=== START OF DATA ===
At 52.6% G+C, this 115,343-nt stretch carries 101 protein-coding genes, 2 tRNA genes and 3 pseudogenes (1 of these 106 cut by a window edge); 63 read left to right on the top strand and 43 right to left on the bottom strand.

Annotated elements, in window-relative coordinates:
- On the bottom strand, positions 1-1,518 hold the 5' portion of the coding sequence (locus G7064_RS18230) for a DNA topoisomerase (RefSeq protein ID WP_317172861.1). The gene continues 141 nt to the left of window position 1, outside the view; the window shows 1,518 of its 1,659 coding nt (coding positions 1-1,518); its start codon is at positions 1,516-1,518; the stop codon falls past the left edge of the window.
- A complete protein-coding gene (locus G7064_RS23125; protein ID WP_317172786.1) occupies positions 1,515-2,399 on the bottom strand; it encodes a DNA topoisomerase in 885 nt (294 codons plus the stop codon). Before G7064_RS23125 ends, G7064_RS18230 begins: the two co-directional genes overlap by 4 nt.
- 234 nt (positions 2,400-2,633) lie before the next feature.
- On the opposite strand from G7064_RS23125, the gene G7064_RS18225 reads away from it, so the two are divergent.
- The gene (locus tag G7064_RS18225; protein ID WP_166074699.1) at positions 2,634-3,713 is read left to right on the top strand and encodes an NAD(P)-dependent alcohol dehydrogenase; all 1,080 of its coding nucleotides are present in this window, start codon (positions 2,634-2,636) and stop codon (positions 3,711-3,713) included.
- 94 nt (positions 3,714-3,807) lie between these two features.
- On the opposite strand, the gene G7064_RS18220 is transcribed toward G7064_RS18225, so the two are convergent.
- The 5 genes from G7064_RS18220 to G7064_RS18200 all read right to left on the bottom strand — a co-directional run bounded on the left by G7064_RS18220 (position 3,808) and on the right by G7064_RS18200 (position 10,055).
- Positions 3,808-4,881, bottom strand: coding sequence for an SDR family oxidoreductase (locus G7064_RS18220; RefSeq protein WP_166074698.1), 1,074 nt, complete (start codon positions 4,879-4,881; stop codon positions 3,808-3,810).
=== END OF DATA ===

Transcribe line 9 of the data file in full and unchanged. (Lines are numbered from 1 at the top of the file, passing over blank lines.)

- On the opposite strand, the gene G7064_RS18220 is transcribed toward G7064_RS18225, so the two are convergent.